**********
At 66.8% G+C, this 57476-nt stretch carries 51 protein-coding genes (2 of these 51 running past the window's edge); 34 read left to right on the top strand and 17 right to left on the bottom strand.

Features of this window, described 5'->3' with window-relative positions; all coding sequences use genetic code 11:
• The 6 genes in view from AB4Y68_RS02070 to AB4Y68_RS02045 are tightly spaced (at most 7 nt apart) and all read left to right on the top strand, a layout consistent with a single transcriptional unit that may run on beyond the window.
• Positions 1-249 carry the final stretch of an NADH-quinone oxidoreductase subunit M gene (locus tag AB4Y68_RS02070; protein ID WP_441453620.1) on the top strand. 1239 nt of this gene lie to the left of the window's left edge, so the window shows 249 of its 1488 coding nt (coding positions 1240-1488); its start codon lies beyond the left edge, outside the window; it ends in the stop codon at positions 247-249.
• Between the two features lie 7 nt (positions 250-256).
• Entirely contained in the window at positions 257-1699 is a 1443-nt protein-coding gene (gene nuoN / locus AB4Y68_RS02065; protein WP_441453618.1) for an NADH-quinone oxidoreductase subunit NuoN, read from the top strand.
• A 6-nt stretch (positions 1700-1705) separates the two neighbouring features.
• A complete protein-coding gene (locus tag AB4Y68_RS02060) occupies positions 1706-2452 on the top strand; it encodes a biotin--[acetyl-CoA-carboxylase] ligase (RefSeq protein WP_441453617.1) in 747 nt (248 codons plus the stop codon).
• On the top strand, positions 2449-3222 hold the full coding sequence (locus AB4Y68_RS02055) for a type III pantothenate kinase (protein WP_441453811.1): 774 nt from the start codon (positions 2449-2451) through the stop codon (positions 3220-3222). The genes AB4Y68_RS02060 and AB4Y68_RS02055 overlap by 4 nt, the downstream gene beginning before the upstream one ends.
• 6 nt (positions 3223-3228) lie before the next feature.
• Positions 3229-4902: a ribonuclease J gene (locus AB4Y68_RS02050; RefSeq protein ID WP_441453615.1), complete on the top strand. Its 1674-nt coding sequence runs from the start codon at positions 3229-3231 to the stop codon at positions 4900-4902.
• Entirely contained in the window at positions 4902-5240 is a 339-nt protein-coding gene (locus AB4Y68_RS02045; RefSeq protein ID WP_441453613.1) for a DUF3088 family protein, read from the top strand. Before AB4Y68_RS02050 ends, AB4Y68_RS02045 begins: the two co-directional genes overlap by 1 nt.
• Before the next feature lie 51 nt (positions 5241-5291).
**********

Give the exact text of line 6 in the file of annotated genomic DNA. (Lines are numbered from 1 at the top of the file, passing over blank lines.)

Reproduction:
• Entirely contained in the window at positions 257-1699 is a 1443-nt protein-coding gene (gene nuoN / locus AB4Y68_RS02065; protein WP_441453618.1) for an NADH-quinone oxidoreductase subunit NuoN, read from the top strand.